There are 4 main methods to deliver your Cloudinary resources: 3 over HTTPS, and one mode in which HTTPS is completely disabled, in order to leverage a wider range of CDN nodes. The security modes are demonstrated below with images of kittens, because we can.
Cloudinary supports image optimization and delivery over HTTPS using the standard
res.cloudinary.com address. This is supported on the free tier as well as higher tiers, and works by default when using our Client libraries, which detect the connection type and generate URLs with the https prefix. The connection uses Cloudinary's server certificate which is already stored on our CDN layer.
If you are a Cloudinary customer on the Advanced plan or higher, you can enable the "private CDN" feature which allows you to use
<cloudname>-res.cloudinary.com as a hostname to deliver your images. A custom hostname allows you to use specialized CDN-based features such as SEO suffixes, and is required if you choose to put your own CDN in front of Cloudinary, or to use your own domain for HTTP traffic. To use your own domain for HTTPS traffic, see the next section.
Customers often want to use their own domain to serve images for the following reasons:
- SEO (there's a widespread belief that serving images from your own domain increases its SEO ranking, if they as directly linked to by other sites)
- Lock-in prevention, so that if you decide to switch CDN or image processing providers (but really, why would you?), the URL remains the same.
- Avoiding the need to change your current URLs if you are migrating to Cloudinary.
In order for Cloudinary to be able to identify itself securely using the customer's domain, a Server Certificate needs to be generated and signed by a 3rd party. Hosting a server certificate on the CDN is expensive, so Cloudinary now provides a cost-effective solution to serving HTTPS customer domains - SAN Certificates. When you enable SAN, we add your hostname to an existing certificate, already installed on the CDN, which is shared between you, Cloudinary and other customers. This has a significantly lower cost than having your own dedicated server certificate installed on the CDN.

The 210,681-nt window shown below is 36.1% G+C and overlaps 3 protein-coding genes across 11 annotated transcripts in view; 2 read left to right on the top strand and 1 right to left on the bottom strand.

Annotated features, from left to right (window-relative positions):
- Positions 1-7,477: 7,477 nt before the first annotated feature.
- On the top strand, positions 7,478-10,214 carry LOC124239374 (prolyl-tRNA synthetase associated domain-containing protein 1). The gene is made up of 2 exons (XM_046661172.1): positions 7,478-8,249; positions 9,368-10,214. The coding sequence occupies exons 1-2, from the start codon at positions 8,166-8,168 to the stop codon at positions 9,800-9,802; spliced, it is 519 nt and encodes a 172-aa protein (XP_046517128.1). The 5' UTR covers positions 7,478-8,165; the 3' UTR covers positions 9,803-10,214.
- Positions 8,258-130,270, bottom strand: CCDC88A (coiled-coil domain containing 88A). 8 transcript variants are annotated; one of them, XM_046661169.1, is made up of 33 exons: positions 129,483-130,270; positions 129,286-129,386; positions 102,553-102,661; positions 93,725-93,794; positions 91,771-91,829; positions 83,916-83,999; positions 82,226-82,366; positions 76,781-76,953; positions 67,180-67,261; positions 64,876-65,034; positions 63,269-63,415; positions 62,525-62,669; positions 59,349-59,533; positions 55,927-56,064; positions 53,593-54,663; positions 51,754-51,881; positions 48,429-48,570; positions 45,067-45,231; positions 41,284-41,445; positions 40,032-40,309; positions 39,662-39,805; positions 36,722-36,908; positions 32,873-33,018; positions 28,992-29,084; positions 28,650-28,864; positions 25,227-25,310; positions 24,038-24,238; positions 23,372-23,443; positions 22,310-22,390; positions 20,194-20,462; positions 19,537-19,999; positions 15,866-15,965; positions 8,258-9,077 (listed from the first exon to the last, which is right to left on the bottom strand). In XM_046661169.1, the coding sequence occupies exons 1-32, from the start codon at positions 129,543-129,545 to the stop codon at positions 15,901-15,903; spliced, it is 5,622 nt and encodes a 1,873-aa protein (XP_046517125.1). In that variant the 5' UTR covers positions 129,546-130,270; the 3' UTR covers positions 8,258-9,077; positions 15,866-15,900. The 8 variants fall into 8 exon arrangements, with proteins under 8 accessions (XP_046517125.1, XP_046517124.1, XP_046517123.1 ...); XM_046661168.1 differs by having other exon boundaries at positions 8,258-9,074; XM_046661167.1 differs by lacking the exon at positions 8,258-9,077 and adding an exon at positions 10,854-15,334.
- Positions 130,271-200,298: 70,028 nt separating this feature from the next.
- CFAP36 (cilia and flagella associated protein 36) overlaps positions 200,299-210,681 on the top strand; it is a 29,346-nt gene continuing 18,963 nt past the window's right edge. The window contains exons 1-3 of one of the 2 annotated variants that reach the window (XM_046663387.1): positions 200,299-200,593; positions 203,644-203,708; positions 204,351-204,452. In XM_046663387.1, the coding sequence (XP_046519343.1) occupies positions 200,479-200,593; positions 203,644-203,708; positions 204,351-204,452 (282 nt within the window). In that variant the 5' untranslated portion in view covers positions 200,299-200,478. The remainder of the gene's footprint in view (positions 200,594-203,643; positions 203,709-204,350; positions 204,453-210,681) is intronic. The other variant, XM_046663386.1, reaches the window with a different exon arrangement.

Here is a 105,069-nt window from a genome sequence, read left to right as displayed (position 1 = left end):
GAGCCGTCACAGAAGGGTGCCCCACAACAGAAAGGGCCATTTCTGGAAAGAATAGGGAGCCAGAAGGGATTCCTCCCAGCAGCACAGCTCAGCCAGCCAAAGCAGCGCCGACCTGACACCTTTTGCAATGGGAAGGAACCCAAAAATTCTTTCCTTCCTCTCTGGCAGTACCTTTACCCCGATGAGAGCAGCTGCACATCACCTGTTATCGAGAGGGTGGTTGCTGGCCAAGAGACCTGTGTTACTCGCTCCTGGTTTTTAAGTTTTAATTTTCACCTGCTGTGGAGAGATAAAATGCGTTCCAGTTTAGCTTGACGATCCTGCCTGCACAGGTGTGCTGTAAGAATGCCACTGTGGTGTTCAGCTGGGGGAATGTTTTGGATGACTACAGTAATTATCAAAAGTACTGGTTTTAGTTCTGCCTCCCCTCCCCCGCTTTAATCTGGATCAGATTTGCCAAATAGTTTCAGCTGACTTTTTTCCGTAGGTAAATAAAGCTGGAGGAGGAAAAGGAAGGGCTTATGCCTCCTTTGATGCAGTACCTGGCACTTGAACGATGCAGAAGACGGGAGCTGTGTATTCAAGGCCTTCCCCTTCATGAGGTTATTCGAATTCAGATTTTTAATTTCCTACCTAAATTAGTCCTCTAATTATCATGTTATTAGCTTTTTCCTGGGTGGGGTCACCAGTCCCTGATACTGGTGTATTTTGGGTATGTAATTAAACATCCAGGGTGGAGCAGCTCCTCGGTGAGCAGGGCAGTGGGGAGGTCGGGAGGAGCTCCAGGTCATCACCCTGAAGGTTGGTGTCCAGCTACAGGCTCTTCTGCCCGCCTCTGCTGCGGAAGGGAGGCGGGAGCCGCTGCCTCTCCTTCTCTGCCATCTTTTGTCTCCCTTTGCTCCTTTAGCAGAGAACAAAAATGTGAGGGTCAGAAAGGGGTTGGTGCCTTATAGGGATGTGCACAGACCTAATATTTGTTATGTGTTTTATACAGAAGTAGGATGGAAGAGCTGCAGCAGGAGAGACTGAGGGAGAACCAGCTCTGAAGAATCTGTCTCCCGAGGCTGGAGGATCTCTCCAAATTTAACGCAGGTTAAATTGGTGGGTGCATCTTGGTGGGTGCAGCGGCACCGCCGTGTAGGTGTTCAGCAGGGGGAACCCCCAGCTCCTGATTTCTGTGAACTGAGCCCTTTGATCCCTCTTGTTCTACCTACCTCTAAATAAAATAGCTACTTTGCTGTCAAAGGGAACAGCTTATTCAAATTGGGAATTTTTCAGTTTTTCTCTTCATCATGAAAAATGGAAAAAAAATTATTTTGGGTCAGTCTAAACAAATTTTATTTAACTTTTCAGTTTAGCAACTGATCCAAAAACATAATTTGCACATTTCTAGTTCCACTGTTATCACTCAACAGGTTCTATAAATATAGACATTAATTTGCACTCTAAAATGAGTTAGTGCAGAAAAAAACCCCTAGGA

(imagine you have a nice kitten image, securely delivered from your own domain).
Cloudinary Customers can serve images on their own domain, or on Cloudinary's domain, without using ssl-enabled CDN nodes at all. This mode is applicable to sites that do not require encryption, and whose audiences are in remote locations with less HTTPS CDN coverage. Customers in Iceland, for example, are often directed to Amsterdam CDN nodes for HTTPS traffic, as the HTTPS-enabled edge in Iceland is overloaded or doesn't exist. Cloudinary customers on the Advanced plan or higher can use their own domain with this setup, and all Cloudinary customers can use the sub-domain
cdn.cloudinary.com instead of the sub-domain
res.cloudinary.com, to utilize the non-HTTPS network.
Our blog is served via https, so we can't display the http image here. But you can compare the image loading time of this image with the same image delivered via HTTPS-enabled res.cloudinary.com to see if there's a difference in your area - your results may vary.
When testing from a remote location, the differences can be significant:
remote-server:~ ran$ time curl -s \ http://cdn.cloudinary.com/demo/w_400/hungry_cat.jpg > /dev/null real 0m0.030s ... remote-server:~ ran$ time curl -s \ http://res.cloudinary.com/demo/w_400/hungry_cat.jpg > /dev/null real 0m0.258s ...
HTTPS is in most cases the safest, most secure way to deliver your website, both for you and for your customers, and it should not be complex or expensive. With the options listed above, you can find the method most fitting for you in order to best secure your site's content. To enable SSL modes beyond default HTTPS for your account, please contact us.